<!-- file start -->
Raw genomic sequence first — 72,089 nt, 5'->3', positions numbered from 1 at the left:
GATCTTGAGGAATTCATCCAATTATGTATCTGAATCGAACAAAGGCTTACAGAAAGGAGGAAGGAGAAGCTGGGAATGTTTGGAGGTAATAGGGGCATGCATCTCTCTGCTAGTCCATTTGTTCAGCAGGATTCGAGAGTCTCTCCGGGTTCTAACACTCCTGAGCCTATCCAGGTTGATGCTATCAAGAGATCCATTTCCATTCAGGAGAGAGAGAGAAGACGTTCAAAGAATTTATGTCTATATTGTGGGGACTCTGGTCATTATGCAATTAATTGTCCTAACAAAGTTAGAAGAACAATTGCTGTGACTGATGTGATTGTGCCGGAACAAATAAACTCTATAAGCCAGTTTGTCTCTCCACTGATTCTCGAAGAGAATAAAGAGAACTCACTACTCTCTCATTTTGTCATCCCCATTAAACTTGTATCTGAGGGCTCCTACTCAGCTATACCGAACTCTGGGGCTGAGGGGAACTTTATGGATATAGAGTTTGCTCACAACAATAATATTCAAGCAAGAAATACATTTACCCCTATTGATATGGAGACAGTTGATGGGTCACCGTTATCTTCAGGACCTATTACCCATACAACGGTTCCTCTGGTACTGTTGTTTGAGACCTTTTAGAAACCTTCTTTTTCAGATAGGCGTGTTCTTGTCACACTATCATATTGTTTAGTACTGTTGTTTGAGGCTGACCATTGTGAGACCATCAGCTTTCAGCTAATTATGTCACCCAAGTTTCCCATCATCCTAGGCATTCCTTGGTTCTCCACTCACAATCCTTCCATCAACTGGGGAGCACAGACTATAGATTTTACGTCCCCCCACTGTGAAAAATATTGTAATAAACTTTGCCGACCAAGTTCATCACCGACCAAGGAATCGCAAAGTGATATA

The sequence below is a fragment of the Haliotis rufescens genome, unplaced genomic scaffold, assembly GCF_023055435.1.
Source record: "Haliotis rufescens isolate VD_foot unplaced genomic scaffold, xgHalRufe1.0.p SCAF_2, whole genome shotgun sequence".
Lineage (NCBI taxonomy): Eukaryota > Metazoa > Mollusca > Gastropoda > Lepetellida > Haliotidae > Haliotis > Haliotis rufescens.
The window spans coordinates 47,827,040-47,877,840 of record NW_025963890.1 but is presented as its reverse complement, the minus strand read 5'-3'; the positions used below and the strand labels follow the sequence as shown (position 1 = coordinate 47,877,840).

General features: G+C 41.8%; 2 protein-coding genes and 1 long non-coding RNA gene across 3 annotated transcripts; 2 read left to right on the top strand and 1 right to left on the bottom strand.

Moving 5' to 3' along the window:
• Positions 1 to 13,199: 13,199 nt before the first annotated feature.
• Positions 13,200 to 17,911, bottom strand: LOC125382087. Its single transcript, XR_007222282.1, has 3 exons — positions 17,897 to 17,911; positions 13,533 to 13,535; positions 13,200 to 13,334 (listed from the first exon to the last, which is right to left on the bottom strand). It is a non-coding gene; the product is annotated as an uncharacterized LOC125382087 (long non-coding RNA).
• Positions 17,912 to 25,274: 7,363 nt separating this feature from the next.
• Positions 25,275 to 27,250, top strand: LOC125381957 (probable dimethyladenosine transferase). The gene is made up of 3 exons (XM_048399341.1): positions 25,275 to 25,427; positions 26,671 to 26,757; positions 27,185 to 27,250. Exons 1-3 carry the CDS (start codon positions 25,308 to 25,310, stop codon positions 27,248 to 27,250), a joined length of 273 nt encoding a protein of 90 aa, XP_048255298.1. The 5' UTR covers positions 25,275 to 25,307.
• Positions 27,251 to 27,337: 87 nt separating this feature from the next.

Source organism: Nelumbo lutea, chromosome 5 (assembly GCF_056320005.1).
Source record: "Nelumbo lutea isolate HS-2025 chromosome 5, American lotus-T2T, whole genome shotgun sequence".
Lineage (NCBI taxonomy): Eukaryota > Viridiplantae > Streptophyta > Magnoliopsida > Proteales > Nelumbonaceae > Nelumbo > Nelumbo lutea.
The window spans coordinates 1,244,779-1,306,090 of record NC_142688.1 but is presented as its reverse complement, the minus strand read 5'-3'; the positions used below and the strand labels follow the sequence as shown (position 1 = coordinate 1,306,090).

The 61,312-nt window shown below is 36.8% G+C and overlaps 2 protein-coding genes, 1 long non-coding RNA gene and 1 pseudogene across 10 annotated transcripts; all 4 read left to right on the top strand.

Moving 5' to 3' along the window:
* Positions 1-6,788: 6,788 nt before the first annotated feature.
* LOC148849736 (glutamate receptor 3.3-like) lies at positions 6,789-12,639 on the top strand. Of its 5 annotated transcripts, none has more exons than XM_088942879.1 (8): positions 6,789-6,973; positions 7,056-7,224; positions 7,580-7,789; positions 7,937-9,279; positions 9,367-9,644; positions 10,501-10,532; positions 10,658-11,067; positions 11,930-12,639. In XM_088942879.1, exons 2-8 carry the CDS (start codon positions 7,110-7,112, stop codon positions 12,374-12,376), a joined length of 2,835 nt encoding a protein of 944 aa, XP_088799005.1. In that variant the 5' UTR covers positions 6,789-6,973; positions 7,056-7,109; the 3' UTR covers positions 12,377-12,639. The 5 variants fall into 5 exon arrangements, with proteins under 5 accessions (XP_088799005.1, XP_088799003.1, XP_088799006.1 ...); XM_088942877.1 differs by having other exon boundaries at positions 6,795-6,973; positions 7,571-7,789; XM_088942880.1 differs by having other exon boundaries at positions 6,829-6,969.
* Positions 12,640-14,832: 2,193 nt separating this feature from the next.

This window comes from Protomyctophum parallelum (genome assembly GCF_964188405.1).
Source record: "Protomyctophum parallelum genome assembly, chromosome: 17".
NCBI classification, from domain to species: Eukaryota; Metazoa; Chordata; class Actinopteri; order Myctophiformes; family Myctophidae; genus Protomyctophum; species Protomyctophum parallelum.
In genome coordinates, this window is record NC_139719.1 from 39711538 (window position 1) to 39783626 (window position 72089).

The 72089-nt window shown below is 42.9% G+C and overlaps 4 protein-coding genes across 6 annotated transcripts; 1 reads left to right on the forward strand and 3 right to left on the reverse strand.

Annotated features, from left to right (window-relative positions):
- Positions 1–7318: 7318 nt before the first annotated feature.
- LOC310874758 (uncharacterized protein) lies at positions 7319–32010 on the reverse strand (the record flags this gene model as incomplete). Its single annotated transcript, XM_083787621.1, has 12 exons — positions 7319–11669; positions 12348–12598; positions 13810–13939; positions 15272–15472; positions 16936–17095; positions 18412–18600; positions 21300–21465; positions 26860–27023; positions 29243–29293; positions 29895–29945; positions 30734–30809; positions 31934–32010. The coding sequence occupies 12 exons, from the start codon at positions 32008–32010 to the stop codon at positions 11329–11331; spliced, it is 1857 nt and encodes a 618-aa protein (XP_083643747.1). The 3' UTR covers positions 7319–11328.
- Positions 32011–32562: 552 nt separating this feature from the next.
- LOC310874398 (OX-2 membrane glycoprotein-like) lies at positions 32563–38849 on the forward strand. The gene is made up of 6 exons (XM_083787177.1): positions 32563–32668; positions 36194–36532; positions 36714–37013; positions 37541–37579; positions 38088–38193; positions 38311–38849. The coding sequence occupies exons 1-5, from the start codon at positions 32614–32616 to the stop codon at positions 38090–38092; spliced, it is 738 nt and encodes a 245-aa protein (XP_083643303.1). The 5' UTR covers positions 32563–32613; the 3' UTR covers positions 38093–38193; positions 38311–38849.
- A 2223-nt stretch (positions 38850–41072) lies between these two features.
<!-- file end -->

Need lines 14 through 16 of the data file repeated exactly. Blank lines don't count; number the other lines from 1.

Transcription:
Source organism: Nelumbo lutea, chromosome 5 (assembly GCF_056320005.1).
Source record: "Nelumbo lutea isolate HS-2025 chromosome 5, American lotus-T2T, whole genome shotgun sequence".
Lineage (NCBI taxonomy): Eukaryota > Viridiplantae > Streptophyta > Magnoliopsida > Proteales > Nelumbonaceae > Nelumbo > Nelumbo lutea.